Ethical Issue of the Week

Does the White House provide reporters with questions in advance? An Arizona-based reporter said “yes,” then retracted her answer. To be honest, I’m not shocked at all if this is true. Why wouldn’t it be? It gives the press secretary the time to get an accurate answer rather than on-the-spot. As someone who has worked in PR and Journalism, I’ve heard of it happening in other situations – but you don’t talk about it or admit it, especially on social media. I hope she’s aware that she won’t get access into the White House again, more than likely.

http://www.imediaethics.org/News/4456/Do_white_house_reporters_give_questions_in_advance_az_reporter_said_so__then_retracts_.php

DQ:

Do you think it’s unethical for the White House to receive questions from reporters in advance of a press briefing?

Vocabulary

spin alley: a designated space used by news media after a political event to perform interviews.

fair use: Limited and accepted use of copyrighted material.

echo chamber:  media outlets amplify or reinforce information by transmitting them from “different” outlets, making the reader think they’re receiving the information from different sources.

Mina Radman

mradman29@ufl.edu

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4 thoughts on “Blog Essay Week 11

  1. Good – NYT film?
    Week 10 is last week I will put down a number as an evaluative metric. Just making notes in comments from now on.

  2. I don’t think it is unethical to do this, unless it is in fact being hidden from the public. I think the public has a right to know that this is going on. Additionally, even if the public does know I think it is a bad idea altogether. I don’t see the need for this type of behavior because officials should be ready to answer whatever questions they receive if they are leaders of the country. They should be prepared for anything.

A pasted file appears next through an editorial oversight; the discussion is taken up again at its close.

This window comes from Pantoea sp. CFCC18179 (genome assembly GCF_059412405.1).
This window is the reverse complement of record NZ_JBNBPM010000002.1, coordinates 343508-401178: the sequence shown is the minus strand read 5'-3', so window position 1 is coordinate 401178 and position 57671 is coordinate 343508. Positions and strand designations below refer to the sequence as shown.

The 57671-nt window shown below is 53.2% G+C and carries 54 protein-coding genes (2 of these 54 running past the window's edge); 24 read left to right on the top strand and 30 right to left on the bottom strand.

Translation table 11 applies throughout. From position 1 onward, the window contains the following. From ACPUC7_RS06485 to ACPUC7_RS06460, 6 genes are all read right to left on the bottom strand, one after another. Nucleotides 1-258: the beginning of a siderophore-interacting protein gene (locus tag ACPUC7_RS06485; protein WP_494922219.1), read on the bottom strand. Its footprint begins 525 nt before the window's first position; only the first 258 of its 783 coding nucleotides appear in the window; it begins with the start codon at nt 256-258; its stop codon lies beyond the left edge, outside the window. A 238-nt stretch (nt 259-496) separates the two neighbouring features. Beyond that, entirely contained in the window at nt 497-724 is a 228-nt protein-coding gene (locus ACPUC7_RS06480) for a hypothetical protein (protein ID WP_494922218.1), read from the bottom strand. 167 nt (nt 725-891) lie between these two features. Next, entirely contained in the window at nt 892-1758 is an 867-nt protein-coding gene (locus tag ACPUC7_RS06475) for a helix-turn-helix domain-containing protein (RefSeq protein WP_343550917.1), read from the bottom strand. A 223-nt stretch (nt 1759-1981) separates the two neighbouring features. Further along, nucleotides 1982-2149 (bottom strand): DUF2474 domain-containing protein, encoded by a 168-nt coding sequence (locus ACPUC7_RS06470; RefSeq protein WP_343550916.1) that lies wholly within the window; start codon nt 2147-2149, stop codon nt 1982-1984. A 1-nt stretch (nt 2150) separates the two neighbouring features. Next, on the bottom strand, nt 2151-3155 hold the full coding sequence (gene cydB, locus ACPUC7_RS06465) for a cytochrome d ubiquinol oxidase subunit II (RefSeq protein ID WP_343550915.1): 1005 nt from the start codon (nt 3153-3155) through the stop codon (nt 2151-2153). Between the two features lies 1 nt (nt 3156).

I’m interested in what other topics you think are focused on in local news all the time. I completely understand the crime topic because I believe all agree that is too overplayed, but I can’t seem to think of anything else that is repetitively discussed.

    -Danielle Lawrence

  3. I agree that local news stories are often recycled and become redundant. However, it is the job of a city reporter, education reporter, local government reporter to find new angles on routine stories and make them interesting to readers. The county budget needs to be reported on, so find a new angle to make it interesting. For example, to show how severe budget cuts are in an area, take a behind-the-scenes look at a department that lacks funds and must bring in supplies from home to get through the work day. Or show the impact cutting a past program due to budget cuts has had on a community. There are tons of ways to make routine stories seem less redundant.

  4. While I don’t think a journalist should have to give their questions beforehand to the White House representatives, I don’t think there’s any other way you’re going to get an interview. It’s unfortunate. A lot of the time I have serendipitous questions that come up while I’m talking to a source, usually about something they said I didn’t know about or wanted to know more about. By giving questions ahead of time and strictly following that, follow up questions aren’t possible. I agree with Danielle that the public should know this kind of questions exchange has happened and the politicians had time to prepare.